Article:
The Naval War in the Falklands, Part 5

Part 1, Part 2, Part 3, Part 4

Timeline of significant events

Here is a barebones outline of significant events during the war. In the next couple of entries, we’ll take a look at the operational significance of these events.

All Dates 1982

2 April– Argentinian forces invade the Falkland Islands.

3 April- Argentinian forces occupy South Georgia- UN Security Council condemns invasion, removal of Argentinian forces, calls for peaceful solution.

4 AprilHMS Conqueror, a nuclear attack submarine, sorties from England toward the Falklands. Two more sail within days.

5 AprilHMS Invincible and Hermes sail from England toward the Falklands. The carriers form the core of the British task force.

9 AprilSS Canberra, a civilian passenger liner “taken up into service” as a troopship, sails with the first wave of ground forces.

12 April– Britain announces a 200 mile “Total Exclusion Zone” or TEZ around the Falkland Islands.

18 April– The main body of the British task force sails from Ascension Island, roughly 2000 miles from the Falkland Islands.

April 25/26– Royal Marines and SAS from a small, two-ship task group retake South Georgia from a token Argentine force.

1 May– The war begins in earnest. The main body of the task force arrives on station in the TEZ. Large scale Argentinian air raids attack the task force. Two British Vulcan bombers, staged out of Ascension Island make the first “Black Buck” air raid on Port Stanley airfield in the islands. Harriers from the task force’s carriers make their first raids on the Falklands. Small parties of SAS and SBS troops are landed in the Falklands for reconnaissance missions.

2 May– Deadliest single day of the war. ARA General Belgrano sunk by torpedoes from HMS Conqueror.

4 MayHMS Sheffield struck by Exocet missile. Burns, abandoned, later sinks.

14 May– SAS troops raid Pebble Island

19 May– 21 SAS troopers killed in helicopter crash.

21 May– First landings of the main body at San Carlos Bay. Large Argentinian air raids. HMS Ardent sunk.

23 MayHMS Antelope lost

24 May– British amphibious ships RFA* Sir Galahad and Sir Lancelot damaged by bombs.

25 MayHMS Coventry sunk, HMS Broadsword damaged, MV Atlantic Conveyor struck by Exocet missile.

27/28 May– Battle of Goose Green/Darwin. MV Atlantic Conveyor sinks.

8 JuneRFA Sir Galahad destroyed, RFA Sir Tristam damaged in landings at Bluff Cove

12 JuneHMS Glamorgan damaged by shore launched Exocet missile.

14 June– British forces occupy Stanley, effective end of hostilities.

*RFA=Royal Fleet Auxiliary

Invasion begins in part 6.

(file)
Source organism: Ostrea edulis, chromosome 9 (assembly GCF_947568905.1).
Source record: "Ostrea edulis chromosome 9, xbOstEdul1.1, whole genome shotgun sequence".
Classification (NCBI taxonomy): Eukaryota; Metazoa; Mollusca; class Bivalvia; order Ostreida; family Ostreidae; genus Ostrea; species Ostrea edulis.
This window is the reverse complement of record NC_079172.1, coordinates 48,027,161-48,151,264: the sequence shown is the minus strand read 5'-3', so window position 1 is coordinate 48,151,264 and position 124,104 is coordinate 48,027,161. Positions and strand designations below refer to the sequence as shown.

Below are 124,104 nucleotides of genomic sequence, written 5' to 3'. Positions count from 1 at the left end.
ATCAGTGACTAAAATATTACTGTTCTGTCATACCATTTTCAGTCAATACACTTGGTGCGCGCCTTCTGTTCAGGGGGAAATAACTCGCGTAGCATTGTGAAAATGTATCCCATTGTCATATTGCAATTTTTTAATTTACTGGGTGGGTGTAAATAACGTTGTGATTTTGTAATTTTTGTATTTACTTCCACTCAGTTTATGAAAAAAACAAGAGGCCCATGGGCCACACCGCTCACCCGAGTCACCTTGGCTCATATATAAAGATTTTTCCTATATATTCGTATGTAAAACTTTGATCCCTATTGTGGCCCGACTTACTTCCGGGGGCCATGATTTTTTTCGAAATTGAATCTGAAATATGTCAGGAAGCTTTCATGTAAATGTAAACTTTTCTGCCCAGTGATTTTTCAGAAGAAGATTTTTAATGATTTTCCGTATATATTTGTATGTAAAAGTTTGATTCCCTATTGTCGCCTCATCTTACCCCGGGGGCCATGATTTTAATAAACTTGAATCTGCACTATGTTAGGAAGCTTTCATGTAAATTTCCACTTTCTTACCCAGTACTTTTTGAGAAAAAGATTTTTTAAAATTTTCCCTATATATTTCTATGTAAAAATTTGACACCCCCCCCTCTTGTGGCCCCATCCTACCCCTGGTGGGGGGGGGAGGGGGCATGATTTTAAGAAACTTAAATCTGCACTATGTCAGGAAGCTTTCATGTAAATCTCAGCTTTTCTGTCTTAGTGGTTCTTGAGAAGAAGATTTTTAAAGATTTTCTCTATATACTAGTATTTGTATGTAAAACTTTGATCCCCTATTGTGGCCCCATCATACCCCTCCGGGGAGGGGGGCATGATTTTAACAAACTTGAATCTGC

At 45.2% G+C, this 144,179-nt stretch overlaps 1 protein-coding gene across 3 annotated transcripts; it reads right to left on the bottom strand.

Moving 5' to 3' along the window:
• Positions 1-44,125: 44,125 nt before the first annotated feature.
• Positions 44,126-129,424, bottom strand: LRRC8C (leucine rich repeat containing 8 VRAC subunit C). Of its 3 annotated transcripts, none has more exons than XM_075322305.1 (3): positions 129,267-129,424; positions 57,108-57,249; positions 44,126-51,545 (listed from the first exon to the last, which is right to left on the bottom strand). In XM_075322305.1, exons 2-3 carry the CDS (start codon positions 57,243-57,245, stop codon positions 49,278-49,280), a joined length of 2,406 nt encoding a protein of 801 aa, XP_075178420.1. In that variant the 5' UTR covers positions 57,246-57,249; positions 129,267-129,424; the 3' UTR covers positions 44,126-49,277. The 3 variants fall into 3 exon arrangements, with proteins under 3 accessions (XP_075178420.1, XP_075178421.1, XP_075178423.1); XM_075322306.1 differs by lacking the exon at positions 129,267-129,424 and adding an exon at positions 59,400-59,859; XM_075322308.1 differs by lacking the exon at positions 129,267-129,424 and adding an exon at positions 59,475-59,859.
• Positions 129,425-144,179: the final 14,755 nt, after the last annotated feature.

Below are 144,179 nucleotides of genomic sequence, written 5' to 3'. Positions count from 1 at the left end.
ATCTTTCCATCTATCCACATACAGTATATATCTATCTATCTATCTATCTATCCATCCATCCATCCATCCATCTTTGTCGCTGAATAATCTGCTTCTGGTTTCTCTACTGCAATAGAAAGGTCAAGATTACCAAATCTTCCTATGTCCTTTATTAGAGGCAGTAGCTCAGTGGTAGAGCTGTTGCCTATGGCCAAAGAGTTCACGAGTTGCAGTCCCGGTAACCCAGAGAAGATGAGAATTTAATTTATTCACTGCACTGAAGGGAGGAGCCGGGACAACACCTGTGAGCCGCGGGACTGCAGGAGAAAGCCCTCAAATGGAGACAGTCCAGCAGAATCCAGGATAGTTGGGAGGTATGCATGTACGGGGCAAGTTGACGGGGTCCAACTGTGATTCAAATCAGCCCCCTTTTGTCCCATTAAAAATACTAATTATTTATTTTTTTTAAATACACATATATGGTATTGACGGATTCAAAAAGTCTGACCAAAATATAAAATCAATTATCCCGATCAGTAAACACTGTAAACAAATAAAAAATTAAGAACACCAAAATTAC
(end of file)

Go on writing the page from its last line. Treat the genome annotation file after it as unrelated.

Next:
8 thoughts on “The Naval War in the Falklands, Part 5”

    1. That acronym always tickled my funnybone for no good reason. It just did.

      Roamy and I were also discussing that you guys have some terrific names for ships.

      Who wouldn’t be proud to sail on HMS Splendid or Conqueror, or Indefatigable?

      Not some much HMS Pink.

  1. Summary of RN total losses:
    HMS Sheffield, Ardent, Antelope, Coventry, Sir Galahad
    MV Atlantic conveyor
    …and this was against third world air power armed with mostly obsolete jets – on a par with maybe old PLAAF Q-5…
    scenario much reminding possible US marines intervention on Taiwan under air cover from carriers versus PLAAF tacair and PLAN

    1. We’ll address the losses as we go forward. And don’t make the mistake of chalking losses up to the level of technology. The losses were because of operational issues, mostly.

  2. Argentine pilots had balls the size of hot air ballons and pressed home their attacks with skill and determination, most did not carry any form of defensive weapons beyond guns and flew int the teeth of a NATO strength maritime force.

    There is also an enduring myth about the paucity of land forces, its a generalisation because there were patches of excellence. The defensive positions around Stanley for example were positioned and built with considerable skill.

    Ship naming is a very emotive subject, especially if like you guys, they get named after people of recent memory

    I also like the Royal Navy names, though not so sure about these

    http://en.wikipedia.org/wiki/HMS_Cockchafer_(1915)
    http://en.wikipedia.org/wiki/HMS_Cuckoo_(1806)

    🙂

  3. I really liked your Falklands posts. Thanks. One Hundred Days: Memoirs of the Falklands Battle Group Commander by ADM Woodward was very frank. I was amazed at the level of engineering casualties they put up with.

    At least C-4 CASREPS on the flagship HMS Hermes, IIRC.

  4. one thing, it seems Argentinians are building their first SSN…
    lessons from the General Belgrano?

Comments are closed.